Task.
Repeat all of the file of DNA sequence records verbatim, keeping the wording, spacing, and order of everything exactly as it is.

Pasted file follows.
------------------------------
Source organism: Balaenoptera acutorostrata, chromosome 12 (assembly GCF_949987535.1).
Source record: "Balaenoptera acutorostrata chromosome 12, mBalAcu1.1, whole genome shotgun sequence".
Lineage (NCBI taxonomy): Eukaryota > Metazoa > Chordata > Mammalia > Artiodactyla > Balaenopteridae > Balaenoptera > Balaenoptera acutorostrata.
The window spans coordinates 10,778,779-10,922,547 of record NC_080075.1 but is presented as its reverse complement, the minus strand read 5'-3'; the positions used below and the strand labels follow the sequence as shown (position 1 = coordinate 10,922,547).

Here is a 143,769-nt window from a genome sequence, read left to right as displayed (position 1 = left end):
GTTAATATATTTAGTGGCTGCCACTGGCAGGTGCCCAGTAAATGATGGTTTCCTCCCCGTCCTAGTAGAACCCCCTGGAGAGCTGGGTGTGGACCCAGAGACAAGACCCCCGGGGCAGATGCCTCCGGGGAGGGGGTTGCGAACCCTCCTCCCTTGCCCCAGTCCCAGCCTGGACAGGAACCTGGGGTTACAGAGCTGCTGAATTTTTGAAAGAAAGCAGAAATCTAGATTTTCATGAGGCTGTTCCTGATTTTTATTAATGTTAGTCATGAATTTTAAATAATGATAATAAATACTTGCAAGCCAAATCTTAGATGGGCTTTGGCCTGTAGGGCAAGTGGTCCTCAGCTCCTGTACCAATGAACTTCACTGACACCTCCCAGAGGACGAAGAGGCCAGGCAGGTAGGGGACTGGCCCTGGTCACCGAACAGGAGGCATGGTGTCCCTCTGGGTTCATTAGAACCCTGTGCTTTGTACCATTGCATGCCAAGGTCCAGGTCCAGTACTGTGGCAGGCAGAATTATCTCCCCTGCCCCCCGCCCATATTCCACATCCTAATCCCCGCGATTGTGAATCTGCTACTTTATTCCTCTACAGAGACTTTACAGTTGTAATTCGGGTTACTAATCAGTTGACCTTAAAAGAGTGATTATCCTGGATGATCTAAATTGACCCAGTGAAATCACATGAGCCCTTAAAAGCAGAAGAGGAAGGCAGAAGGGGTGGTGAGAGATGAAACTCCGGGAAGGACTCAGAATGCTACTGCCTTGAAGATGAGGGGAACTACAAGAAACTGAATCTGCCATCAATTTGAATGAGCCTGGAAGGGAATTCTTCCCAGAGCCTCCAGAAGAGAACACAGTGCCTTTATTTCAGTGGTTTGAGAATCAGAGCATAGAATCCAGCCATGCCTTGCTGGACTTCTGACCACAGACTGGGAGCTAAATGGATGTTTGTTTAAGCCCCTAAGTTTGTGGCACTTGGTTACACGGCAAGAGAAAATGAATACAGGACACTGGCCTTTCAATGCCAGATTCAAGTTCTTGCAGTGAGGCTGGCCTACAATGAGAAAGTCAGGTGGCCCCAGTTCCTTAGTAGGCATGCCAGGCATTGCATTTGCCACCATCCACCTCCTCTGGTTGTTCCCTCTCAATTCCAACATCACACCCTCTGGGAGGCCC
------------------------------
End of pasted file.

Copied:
Source organism: Balaenoptera acutorostrata, chromosome 12 (assembly GCF_949987535.1).
Source record: "Balaenoptera acutorostrata chromosome 12, mBalAcu1.1, whole genome shotgun sequence".
Lineage (NCBI taxonomy): Eukaryota > Metazoa > Chordata > Mammalia > Artiodactyla > Balaenopteridae > Balaenoptera > Balaenoptera acutorostrata.
The window spans coordinates 10,778,779-10,922,547 of record NC_080075.1 but is presented as its reverse complement, the minus strand read 5'-3'; the positions used below and the strand labels follow the sequence as shown (position 1 = coordinate 10,922,547).

Here is a 143,769-nt window from a genome sequence, read left to right as displayed (position 1 = left end):
GTTAATATATTTAGTGGCTGCCACTGGCAGGTGCCCAGTAAATGATGGTTTCCTCCCCGTCCTAGTAGAACCCCCTGGAGAGCTGGGTGTGGACCCAGAGACAAGACCCCCGGGGCAGATGCCTCCGGGGAGGGGGTTGCGAACCCTCCTCCCTTGCCCCAGTCCCAGCCTGGACAGGAACCTGGGGTTACAGAGCTGCTGAATTTTTGAAAGAAAGCAGAAATCTAGATTTTCATGAGGCTGTTCCTGATTTTTATTAATGTTAGTCATGAATTTTAAATAATGATAATAAATACTTGCAAGCCAAATCTTAGATGGGCTTTGGCCTGTAGGGCAAGTGGTCCTCAGCTCCTGTACCAATGAACTTCACTGACACCTCCCAGAGGACGAAGAGGCCAGGCAGGTAGGGGACTGGCCCTGGTCACCGAACAGGAGGCATGGTGTCCCTCTGGGTTCATTAGAACCCTGTGCTTTGTACCATTGCATGCCAAGGTCCAGGTCCAGTACTGTGGCAGGCAGAATTATCTCCCCTGCCCCCCGCCCATATTCCACATCCTAATCCCCGCGATTGTGAATCTGCTACTTTATTCCTCTACAGAGACTTTACAGTTGTAATTCGGGTTACTAATCAGTTGACCTTAAAAGAGTGATTATCCTGGATGATCTAAATTGACCCAGTGAAATCACATGAGCCCTTAAAAGCAGAAGAGGAAGGCAGAAGGGGTGGTGAGAGATGAAACTCCGGGAAGGACTCAGAATGCTACTGCCTTGAAGATGAGGGGAACTACAAGAAACTGAATCTGCCATCAATTTGAATGAGCCTGGAAGGGAATTCTTCCCAGAGCCTCCAGAAGAGAACACAGTGCCTTTATTTCAGTGGTTTGAGAATCAGAGCATAGAATCCAGCCATGCCTTGCTGGACTTCTGACCACAGACTGGGAGCTAAATGGATGTTTGTTTAAGCCCCTAAGTTTGTGGCACTTGGTTACACGGCAAGAGAAAATGAATACAGGACACTGGCCTTTCAATGCCAGATTCAAGTTCTTGCAGTGAGGCTGGCCTACAATGAGAAAGTCAGGTGGCCCCAGTTCCTTAGTAGGCATGCCAGGCATTGCATTTGCCACCATCCACCTCCTCTGGTTGTTCCCTCTCAATTCCAACATCACACCCTCTGGGAGGCCC